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Wayfaring Stranger according to Wikipedia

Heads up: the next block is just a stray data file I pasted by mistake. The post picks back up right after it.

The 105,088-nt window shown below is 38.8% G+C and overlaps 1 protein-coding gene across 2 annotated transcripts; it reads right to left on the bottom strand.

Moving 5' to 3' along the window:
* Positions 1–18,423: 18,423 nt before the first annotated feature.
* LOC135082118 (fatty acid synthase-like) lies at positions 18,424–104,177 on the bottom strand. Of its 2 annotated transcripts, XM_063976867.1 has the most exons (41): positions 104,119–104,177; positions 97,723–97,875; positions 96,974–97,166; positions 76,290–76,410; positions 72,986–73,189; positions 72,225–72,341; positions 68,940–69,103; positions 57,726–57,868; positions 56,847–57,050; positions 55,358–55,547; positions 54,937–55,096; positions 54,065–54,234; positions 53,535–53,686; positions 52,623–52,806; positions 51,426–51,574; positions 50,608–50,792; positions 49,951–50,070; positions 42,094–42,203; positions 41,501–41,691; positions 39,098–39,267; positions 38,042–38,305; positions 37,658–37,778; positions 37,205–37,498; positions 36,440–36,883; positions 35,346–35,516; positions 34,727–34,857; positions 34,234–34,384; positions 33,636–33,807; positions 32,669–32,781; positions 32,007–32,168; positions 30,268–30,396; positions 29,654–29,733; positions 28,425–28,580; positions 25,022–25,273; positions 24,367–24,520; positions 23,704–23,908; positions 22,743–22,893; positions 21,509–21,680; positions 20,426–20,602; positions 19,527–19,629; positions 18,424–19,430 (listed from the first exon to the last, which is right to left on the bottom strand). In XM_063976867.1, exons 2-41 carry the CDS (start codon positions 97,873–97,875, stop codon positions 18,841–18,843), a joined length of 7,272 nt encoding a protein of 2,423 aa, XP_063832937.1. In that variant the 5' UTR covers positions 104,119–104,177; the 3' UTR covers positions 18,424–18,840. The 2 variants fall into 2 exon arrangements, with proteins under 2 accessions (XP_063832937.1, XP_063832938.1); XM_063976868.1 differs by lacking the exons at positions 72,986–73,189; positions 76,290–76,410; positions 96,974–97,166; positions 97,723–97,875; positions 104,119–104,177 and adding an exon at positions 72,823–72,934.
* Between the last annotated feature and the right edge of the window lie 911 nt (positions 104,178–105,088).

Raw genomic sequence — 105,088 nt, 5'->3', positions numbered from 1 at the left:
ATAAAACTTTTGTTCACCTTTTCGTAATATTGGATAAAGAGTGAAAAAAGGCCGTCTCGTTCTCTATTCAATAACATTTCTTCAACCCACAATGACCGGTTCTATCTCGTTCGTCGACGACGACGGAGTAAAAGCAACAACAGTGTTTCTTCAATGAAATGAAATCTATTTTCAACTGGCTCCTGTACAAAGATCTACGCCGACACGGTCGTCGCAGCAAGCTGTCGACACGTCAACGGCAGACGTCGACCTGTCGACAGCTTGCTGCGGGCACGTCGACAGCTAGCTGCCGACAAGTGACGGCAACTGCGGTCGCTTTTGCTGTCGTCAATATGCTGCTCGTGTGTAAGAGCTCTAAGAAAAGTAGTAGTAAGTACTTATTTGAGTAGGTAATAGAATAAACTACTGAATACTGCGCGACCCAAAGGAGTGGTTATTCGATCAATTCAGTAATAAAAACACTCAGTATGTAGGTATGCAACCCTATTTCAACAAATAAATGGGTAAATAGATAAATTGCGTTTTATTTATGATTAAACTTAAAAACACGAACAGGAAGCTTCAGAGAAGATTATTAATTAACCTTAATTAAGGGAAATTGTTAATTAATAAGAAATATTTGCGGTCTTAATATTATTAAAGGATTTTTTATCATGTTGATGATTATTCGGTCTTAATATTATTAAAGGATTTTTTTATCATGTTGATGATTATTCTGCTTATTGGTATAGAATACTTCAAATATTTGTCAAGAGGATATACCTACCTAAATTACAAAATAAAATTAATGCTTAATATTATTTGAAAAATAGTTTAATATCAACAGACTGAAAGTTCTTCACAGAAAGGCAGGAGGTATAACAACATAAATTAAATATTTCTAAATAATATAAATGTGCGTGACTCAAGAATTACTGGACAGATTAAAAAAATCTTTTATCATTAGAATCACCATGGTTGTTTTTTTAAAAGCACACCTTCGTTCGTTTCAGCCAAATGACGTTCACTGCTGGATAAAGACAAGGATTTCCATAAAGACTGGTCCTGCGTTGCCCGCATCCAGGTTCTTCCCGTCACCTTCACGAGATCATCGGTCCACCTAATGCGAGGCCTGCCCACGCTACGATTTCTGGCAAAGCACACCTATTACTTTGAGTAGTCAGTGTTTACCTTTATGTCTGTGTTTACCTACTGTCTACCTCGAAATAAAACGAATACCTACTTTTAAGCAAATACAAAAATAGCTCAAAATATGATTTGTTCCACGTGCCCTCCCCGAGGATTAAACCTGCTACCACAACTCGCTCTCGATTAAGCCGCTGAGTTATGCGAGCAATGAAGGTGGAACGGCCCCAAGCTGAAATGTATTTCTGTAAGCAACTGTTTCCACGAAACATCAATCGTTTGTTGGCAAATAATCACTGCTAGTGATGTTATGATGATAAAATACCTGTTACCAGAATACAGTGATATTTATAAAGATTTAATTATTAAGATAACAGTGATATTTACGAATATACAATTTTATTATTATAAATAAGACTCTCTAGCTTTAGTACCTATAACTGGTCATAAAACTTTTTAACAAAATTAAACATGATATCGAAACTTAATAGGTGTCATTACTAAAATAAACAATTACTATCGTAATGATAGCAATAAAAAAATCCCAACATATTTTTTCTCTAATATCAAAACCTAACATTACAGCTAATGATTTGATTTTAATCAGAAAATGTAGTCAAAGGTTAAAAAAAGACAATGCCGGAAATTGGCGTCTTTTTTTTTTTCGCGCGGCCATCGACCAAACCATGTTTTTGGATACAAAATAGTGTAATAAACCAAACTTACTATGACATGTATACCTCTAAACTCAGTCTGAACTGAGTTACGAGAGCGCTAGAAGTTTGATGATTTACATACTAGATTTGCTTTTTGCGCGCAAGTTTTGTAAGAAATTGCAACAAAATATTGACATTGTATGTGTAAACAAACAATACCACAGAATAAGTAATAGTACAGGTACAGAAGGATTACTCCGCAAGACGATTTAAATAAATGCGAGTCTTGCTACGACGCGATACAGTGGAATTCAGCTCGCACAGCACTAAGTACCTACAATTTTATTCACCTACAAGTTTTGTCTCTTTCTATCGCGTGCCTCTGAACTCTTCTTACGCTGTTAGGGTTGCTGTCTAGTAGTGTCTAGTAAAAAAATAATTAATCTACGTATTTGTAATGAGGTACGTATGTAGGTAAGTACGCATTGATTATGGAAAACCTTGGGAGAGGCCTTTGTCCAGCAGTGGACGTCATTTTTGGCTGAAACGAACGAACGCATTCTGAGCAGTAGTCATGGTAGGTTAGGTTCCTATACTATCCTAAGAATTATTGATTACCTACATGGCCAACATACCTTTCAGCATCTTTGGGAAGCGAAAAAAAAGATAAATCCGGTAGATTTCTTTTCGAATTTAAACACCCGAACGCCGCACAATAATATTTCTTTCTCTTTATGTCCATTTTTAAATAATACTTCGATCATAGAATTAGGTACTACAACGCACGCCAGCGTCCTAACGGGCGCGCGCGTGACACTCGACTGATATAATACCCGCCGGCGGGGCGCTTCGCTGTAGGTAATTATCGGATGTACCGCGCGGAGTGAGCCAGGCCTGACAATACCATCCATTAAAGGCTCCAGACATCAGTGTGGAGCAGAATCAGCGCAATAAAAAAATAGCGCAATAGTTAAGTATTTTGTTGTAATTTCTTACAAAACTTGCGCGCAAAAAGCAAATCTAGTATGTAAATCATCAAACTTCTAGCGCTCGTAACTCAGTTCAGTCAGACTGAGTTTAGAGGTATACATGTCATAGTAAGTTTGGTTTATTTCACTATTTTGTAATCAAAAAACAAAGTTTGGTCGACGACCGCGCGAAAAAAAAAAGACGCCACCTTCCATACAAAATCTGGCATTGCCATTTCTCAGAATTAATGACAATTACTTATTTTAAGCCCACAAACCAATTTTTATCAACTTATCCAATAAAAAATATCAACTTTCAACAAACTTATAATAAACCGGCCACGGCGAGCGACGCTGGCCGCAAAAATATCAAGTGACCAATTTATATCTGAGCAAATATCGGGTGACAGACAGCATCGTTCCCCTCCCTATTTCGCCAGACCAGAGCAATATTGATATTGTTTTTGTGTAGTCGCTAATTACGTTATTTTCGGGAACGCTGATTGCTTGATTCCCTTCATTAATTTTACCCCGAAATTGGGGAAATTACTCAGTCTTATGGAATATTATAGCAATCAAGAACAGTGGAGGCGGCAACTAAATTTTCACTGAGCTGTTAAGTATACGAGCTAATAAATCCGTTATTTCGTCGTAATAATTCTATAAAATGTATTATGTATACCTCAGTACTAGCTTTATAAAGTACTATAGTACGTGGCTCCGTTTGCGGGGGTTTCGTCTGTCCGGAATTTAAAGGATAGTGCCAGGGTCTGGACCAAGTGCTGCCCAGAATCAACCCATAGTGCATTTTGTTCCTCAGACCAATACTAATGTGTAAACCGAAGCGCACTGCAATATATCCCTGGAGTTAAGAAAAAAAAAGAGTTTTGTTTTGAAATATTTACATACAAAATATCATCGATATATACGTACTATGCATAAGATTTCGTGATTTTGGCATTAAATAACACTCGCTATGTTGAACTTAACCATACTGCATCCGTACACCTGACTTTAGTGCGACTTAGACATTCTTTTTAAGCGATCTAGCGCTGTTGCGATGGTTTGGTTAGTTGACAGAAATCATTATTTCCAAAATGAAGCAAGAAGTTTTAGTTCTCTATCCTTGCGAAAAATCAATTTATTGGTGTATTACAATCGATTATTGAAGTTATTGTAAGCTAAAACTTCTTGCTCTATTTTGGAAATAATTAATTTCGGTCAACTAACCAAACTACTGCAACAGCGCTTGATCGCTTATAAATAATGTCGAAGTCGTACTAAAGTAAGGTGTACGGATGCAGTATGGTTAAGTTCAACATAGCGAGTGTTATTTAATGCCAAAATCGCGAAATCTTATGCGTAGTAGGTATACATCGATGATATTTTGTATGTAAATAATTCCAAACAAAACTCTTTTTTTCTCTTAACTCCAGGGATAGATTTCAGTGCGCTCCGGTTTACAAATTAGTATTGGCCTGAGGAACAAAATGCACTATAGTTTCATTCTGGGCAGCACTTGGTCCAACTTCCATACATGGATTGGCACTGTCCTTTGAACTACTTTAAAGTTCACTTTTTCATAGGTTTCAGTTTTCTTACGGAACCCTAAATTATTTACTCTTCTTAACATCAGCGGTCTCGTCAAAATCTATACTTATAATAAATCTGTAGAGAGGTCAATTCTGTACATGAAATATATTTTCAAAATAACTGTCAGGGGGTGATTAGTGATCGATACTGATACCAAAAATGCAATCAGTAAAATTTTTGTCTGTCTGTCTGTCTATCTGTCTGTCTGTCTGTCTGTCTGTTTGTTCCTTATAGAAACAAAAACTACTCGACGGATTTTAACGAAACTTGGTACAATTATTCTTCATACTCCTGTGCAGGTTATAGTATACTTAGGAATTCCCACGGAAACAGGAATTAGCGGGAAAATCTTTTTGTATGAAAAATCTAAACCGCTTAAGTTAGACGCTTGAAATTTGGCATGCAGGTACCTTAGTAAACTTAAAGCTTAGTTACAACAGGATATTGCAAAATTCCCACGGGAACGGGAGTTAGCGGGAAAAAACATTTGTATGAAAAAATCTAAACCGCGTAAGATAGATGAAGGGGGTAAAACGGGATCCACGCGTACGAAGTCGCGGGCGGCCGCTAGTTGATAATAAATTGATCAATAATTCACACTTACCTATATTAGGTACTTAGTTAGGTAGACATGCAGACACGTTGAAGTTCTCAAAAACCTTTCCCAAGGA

“The Wayfaring Stranger” (also known as “Poor Wayfaring Stranger” or “I Am a Poor Wayfaring Stranger”), Roud 3339, is a well-known American folk and gospel song likely originating in the early 19th century about a plaintive soul on the journey through life. As with most folk songs, many variations of the lyrics exist and many versions of this song have been published over time by popular singers, often being linked to times of hardship and notable experiences in the singers’ lives, such as the case with Burl Ives’ autobiography. According to the book The Makers of the Sacred Harp, by David Warren Steel and Richard H. Hulan, the lyrics were published in 1858 in Joseph Bever’s Christian Songster, which was a collection of popular hymns and spiritual songs of the time. This may or may not have been the first time the song appeared in English print, and the songwriter is unknown. Steel and Hulan suggest the song was derived from an 1816 German-language hymn, “Ich bin ja nur ein Gast auf Erden” by Isaac Niswander. During and for several years after the American Civil War, the lyrics were known as the Libby Prison Hymn. This was because the words had been inscribed by a dying Union soldier incarcerated in Libby Prison, a warehouse converted to a notorious Confederate prison in Richmond, Virginia known for its adverse conditions and high death rate. It had been believed that the dying soldier had authored the song to comfort a disabled soldier, but this was not the case since it had been published several years before the Civil War in 1858, before Libby Prison was put into service (1862).